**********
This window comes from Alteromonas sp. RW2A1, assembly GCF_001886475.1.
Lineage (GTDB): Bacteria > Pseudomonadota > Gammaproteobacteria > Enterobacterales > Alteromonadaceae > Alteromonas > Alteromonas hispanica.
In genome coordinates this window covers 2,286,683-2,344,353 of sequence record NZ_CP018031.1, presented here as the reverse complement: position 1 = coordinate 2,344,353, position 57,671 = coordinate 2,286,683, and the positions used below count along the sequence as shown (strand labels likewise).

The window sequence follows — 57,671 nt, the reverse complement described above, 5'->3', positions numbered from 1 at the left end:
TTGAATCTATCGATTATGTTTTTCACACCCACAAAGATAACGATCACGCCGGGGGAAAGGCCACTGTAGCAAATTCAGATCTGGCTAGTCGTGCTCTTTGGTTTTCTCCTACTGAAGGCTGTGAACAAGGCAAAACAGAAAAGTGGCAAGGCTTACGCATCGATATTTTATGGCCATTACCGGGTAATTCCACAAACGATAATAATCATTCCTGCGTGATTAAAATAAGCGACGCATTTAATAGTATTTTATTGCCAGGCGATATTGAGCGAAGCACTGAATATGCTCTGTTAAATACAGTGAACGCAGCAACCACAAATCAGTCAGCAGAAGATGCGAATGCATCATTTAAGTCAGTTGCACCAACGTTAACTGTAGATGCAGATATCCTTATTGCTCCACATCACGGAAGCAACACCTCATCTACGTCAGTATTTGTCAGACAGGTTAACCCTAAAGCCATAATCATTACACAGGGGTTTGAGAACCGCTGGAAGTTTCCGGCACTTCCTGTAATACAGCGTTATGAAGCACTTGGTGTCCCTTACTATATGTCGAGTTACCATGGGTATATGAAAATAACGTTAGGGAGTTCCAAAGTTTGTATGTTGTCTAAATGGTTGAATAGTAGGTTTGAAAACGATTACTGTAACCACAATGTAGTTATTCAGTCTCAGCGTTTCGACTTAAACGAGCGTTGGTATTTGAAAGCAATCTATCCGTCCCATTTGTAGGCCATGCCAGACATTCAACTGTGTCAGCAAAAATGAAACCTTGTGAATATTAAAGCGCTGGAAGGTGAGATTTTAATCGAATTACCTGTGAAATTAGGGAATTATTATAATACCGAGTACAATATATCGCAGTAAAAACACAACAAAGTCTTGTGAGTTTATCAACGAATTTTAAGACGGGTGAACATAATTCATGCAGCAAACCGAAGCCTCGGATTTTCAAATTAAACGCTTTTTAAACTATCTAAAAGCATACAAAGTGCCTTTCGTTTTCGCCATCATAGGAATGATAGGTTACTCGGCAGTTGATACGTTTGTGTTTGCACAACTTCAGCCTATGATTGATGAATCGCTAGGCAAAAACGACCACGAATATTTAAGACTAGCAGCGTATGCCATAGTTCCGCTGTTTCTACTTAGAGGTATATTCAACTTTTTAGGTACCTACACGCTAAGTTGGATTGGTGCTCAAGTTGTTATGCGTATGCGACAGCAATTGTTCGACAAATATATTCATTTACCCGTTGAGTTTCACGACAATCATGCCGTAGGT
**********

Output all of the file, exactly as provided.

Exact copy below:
This window comes from Alteromonas sp. RW2A1, assembly GCF_001886475.1.
Lineage (GTDB): Bacteria > Pseudomonadota > Gammaproteobacteria > Enterobacterales > Alteromonadaceae > Alteromonas > Alteromonas hispanica.
In genome coordinates this window covers 2,286,683-2,344,353 of sequence record NZ_CP018031.1, presented here as the reverse complement: position 1 = coordinate 2,344,353, position 57,671 = coordinate 2,286,683, and the positions used below count along the sequence as shown (strand labels likewise).

The window sequence follows — 57,671 nt, the reverse complement described above, 5'->3', positions numbered from 1 at the left end:
TTGAATCTATCGATTATGTTTTTCACACCCACAAAGATAACGATCACGCCGGGGGAAAGGCCACTGTAGCAAATTCAGATCTGGCTAGTCGTGCTCTTTGGTTTTCTCCTACTGAAGGCTGTGAACAAGGCAAAACAGAAAAGTGGCAAGGCTTACGCATCGATATTTTATGGCCATTACCGGGTAATTCCACAAACGATAATAATCATTCCTGCGTGATTAAAATAAGCGACGCATTTAATAGTATTTTATTGCCAGGCGATATTGAGCGAAGCACTGAATATGCTCTGTTAAATACAGTGAACGCAGCAACCACAAATCAGTCAGCAGAAGATGCGAATGCATCATTTAAGTCAGTTGCACCAACGTTAACTGTAGATGCAGATATCCTTATTGCTCCACATCACGGAAGCAACACCTCATCTACGTCAGTATTTGTCAGACAGGTTAACCCTAAAGCCATAATCATTACACAGGGGTTTGAGAACCGCTGGAAGTTTCCGGCACTTCCTGTAATACAGCGTTATGAAGCACTTGGTGTCCCTTACTATATGTCGAGTTACCATGGGTATATGAAAATAACGTTAGGGAGTTCCAAAGTTTGTATGTTGTCTAAATGGTTGAATAGTAGGTTTGAAAACGATTACTGTAACCACAATGTAGTTATTCAGTCTCAGCGTTTCGACTTAAACGAGCGTTGGTATTTGAAAGCAATCTATCCGTCCCATTTGTAGGCCATGCCAGACATTCAACTGTGTCAGCAAAAATGAAACCTTGTGAATATTAAAGCGCTGGAAGGTGAGATTTTAATCGAATTACCTGTGAAATTAGGGAATTATTATAATACCGAGTACAATATATCGCAGTAAAAACACAACAAAGTCTTGTGAGTTTATCAACGAATTTTAAGACGGGTGAACATAATTCATGCAGCAAACCGAAGCCTCGGATTTTCAAATTAAACGCTTTTTAAACTATCTAAAAGCATACAAAGTGCCTTTCGTTTTCGCCATCATAGGAATGATAGGTTACTCGGCAGTTGATACGTTTGTGTTTGCACAACTTCAGCCTATGATTGATGAATCGCTAGGCAAAAACGACCACGAATATTTAAGACTAGCAGCGTATGCCATAGTTCCGCTGTTTCTACTTAGAGGTATATTCAACTTTTTAGGTACCTACACGCTAAGTTGGATTGGTGCTCAAGTTGTTATGCGTATGCGACAGCAATTGTTCGACAAATATATTCATTTACCCGTTGAGTTTCACGACAATCATGCCGTAGGT